- ↑ What Does a Positive Fecal Occult Blood Test Mean? - B01. Retrieved on 2007-07-18.
- ↑  for the DNA based PreGen-Plus® information sheet from The New England Journal of Medicine.
Symptoms and signs: respiratory system (R04–R07, 786)
|; Respiratory sounds:
|Chest, general||* Chest pain|
Symptoms and signs: digestive system and abdomen (R10–R19, 787,789)
|Abdominal – general|
Symptoms and signs: skin and subcutaneous tissue (R20-R23, 782)
|Disturbances of skin sensation||Hypoesthesia - Paresthesia - Hyperesthesia|
|Other||Rash - Cyanosis - Pallor - Flushing - Petechia - Desquamation - Induration - Diaphoresis|
Symptoms and signs: nervous and musculoskeletal systems (R25-R29, 781)
|Abnormal involuntary movements|
(see also movement disorders)
|Tremor - Spasm - Fasciculation - Athetosis|
|Gait abnormality||Scissor gait - Antalgic gait - Cerebellar ataxia - Festinating gait - Pigeon gait - Propulsive gait - Steppage gait - Stomping gait - Spastic gait - Myopathic gait - Magnetic gait - Trendelenburg gait|
|Lack of coordination||Ataxia (Cerebellar ataxia, Sensory ataxia) - Dysmetria - Dysdiadochokinesia - Hypotonia|
|Other||Tetany - Meningism - Hyperreflexia - Opisthotonus - Abnormal posturing - Hemispatial neglect|
Symptoms and signs: urinary system (R30-R39, 788)
|General||Renal colic - Dysuria - Vesical tenesmus - Urinary incontinence - Urinary retention - Oliguria - Polyuria - Nocturia - Extravasation of urine - Extrarenal uremia|
Symptoms and signs: cognition, perception, emotional state and behaviour (R40-R46, 780-781)
|General||Anxiety - Somnolence - Coma - Amnesia (Anterograde amnesia, Retrograde amnesia) - Dizziness/Vertigo|
|Olfaction||Anosmia - Parosmia|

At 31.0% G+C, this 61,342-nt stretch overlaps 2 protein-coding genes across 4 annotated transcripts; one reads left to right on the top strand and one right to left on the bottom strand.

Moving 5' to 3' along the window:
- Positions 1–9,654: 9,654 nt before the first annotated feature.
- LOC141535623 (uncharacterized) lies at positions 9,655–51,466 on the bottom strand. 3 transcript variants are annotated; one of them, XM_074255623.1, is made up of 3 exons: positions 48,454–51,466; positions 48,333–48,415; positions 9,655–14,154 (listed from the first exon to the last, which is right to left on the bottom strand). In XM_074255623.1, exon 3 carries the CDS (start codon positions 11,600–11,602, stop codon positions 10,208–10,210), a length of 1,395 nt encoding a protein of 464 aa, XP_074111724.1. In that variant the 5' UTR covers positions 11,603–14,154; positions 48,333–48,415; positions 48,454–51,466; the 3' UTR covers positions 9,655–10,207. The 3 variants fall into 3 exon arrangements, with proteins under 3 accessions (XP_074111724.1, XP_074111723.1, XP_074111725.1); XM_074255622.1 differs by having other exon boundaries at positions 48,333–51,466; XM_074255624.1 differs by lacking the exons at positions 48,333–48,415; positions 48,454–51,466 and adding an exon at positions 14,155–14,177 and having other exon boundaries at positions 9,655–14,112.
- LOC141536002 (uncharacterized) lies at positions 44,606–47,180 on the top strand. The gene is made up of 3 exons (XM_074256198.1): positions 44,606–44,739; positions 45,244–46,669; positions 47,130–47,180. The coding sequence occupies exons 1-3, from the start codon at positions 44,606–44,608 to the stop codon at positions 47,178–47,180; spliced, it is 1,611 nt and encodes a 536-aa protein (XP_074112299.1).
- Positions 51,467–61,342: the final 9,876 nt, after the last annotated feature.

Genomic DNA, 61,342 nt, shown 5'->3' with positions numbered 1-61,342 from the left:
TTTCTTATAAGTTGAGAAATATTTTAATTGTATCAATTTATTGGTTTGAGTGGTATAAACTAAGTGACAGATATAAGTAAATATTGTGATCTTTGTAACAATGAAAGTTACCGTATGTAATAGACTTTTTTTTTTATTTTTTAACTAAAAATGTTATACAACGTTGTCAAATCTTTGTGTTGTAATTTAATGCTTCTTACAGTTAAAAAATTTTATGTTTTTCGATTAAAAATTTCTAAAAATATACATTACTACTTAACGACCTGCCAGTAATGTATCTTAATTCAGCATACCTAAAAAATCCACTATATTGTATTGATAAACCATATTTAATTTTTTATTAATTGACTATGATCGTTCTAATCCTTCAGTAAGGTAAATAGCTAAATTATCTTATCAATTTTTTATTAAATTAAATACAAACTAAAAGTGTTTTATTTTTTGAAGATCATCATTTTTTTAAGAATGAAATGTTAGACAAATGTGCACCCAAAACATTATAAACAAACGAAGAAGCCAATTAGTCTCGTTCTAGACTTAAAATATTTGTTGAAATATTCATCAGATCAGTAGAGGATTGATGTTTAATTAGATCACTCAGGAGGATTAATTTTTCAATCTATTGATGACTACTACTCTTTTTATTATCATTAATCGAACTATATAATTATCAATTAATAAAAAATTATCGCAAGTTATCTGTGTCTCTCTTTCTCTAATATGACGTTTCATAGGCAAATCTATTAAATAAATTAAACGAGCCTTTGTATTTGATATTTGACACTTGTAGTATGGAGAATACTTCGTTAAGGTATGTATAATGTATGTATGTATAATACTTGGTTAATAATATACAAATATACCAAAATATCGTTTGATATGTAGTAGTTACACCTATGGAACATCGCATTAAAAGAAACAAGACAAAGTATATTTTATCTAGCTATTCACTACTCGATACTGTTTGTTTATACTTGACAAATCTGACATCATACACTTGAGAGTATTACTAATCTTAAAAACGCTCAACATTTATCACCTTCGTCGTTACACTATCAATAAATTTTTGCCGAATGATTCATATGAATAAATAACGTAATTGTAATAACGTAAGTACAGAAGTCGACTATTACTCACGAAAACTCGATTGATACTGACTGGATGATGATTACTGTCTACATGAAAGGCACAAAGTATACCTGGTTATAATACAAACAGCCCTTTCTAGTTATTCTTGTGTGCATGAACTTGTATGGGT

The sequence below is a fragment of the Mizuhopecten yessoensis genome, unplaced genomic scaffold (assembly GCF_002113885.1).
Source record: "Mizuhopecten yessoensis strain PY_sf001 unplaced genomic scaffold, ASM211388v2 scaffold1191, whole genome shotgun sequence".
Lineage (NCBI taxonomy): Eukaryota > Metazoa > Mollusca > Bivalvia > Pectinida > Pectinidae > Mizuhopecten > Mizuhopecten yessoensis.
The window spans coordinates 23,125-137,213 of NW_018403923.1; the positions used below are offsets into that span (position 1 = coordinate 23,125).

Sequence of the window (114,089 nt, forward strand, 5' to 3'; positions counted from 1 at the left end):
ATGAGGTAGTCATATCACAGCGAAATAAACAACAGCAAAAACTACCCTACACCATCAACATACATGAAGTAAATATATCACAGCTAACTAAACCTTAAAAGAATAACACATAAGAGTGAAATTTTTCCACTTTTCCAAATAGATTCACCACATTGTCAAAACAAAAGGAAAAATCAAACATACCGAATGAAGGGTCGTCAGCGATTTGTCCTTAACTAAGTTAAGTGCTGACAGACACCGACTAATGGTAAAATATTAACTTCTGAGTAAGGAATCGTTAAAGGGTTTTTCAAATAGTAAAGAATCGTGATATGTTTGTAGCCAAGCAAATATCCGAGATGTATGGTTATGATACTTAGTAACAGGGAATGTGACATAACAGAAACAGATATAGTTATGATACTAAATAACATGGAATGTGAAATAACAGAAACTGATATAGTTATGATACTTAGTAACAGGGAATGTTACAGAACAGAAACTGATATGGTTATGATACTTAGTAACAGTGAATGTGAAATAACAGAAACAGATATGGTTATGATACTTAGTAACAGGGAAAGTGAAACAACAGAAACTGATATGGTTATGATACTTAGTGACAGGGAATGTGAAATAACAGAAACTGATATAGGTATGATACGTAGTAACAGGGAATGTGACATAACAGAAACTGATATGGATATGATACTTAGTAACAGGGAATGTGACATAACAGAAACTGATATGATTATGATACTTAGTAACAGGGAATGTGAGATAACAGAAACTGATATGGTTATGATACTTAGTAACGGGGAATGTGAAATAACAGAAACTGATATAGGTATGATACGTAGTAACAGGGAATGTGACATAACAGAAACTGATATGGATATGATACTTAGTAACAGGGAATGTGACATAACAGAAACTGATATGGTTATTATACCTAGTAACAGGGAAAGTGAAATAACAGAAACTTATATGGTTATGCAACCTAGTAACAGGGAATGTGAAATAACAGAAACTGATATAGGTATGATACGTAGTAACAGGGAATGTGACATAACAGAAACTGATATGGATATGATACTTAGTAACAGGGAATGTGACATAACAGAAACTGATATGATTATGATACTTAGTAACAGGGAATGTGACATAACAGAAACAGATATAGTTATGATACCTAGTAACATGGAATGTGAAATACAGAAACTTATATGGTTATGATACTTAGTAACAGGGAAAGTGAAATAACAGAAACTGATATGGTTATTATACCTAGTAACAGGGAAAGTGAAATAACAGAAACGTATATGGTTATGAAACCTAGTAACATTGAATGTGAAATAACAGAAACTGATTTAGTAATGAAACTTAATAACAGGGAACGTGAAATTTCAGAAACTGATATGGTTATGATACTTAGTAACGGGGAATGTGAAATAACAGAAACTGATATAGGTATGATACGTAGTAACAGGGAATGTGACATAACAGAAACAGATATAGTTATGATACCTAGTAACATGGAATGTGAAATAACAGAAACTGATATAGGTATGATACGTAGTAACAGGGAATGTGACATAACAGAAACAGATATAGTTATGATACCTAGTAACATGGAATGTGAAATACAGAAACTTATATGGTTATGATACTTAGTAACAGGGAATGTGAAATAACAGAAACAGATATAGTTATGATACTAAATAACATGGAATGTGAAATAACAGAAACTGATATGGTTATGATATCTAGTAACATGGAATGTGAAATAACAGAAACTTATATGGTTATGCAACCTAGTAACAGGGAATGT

|Taste||Ageusia - Parageusia|
Symptoms and signs: Speech and voice (R47-R49, 784)
|Aphasia/Dysphasia||Expressive aphasia - Receptive aphasia - Conduction aphasia|
|Other speech disturbances||Dysarthria - Schizophasia|
|Symbolic dysfunctions||Dyslexia - Alexia - Agnosia (Prosopagnosia) - Apraxia - Acalculia - Agraphia|
|Voice disturbances||Dysphonia - Aphonia|
Symptoms and signs: general (R50-R69, 780-789)
|General||Fever (Hyperpyrexia) - Headache - Chronic pain - Malaise/Fatigue (Asthenia, Debility) - Fainting (Vasovagal syncope) - Febrile seizure - Shock (Cardiogenic shock) - Lymphadenopathy - Edema (Peripheral edema, Anasarca) - Hyperhidrosis (Sleep hyperhidrosis) - Delayed milestone - Failure to thrive - Short stature (Idiopathic) - food and fluid intake (Anorexia, Polydipsia, Polyphagia) - Cachexia - Xerostomia - Clubbing - Tenderness|
Symptoms and signs: Symptoms concerning nutrition, metabolism and development (R62–R64, 783)
|Growth||Delayed milestone • Failure to thrive • Short stature (e.g., Idiopathic)|
There is no pharmaceutical or device industry support for this site and we need your viewer supported Donations | Editorial Board | Governance | Licensing | Disclaimers | Avoid Plagiarism | Policies